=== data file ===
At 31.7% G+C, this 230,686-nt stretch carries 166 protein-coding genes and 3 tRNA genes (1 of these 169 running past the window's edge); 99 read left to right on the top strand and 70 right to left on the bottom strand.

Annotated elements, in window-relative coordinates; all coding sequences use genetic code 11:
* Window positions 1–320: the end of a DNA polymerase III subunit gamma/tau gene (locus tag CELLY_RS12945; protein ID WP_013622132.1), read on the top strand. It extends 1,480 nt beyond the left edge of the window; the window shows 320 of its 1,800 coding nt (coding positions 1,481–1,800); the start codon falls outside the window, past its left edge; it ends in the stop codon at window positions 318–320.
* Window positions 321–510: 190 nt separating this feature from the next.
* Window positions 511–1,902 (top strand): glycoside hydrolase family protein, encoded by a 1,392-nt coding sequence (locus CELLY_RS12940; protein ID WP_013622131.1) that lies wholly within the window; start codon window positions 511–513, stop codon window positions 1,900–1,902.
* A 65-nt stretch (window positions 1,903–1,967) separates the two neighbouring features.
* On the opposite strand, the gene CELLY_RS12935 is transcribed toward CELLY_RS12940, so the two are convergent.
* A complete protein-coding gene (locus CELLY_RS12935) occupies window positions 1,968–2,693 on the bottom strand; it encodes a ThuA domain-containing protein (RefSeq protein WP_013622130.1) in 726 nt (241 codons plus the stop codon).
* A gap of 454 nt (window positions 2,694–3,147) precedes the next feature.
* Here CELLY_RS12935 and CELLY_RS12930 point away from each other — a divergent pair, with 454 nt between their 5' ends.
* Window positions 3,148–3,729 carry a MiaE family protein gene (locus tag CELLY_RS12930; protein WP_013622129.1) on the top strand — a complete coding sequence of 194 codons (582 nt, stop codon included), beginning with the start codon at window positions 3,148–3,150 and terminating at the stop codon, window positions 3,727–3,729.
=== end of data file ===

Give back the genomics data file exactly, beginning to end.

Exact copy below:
At 31.7% G+C, this 230,686-nt stretch carries 166 protein-coding genes and 3 tRNA genes (1 of these 169 running past the window's edge); 99 read left to right on the top strand and 70 right to left on the bottom strand.

Annotated elements, in window-relative coordinates; all coding sequences use genetic code 11:
* Window positions 1–320: the end of a DNA polymerase III subunit gamma/tau gene (locus tag CELLY_RS12945; protein ID WP_013622132.1), read on the top strand. It extends 1,480 nt beyond the left edge of the window; the window shows 320 of its 1,800 coding nt (coding positions 1,481–1,800); the start codon falls outside the window, past its left edge; it ends in the stop codon at window positions 318–320.
* Window positions 321–510: 190 nt separating this feature from the next.
* Window positions 511–1,902 (top strand): glycoside hydrolase family protein, encoded by a 1,392-nt coding sequence (locus CELLY_RS12940; protein ID WP_013622131.1) that lies wholly within the window; start codon window positions 511–513, stop codon window positions 1,900–1,902.
* A 65-nt stretch (window positions 1,903–1,967) separates the two neighbouring features.
* On the opposite strand, the gene CELLY_RS12935 is transcribed toward CELLY_RS12940, so the two are convergent.
* A complete protein-coding gene (locus CELLY_RS12935) occupies window positions 1,968–2,693 on the bottom strand; it encodes a ThuA domain-containing protein (RefSeq protein WP_013622130.1) in 726 nt (241 codons plus the stop codon).
* A gap of 454 nt (window positions 2,694–3,147) precedes the next feature.
* Here CELLY_RS12935 and CELLY_RS12930 point away from each other — a divergent pair, with 454 nt between their 5' ends.
* Window positions 3,148–3,729 carry a MiaE family protein gene (locus tag CELLY_RS12930; protein WP_013622129.1) on the top strand — a complete coding sequence of 194 codons (582 nt, stop codon included), beginning with the start codon at window positions 3,148–3,150 and terminating at the stop codon, window positions 3,727–3,729.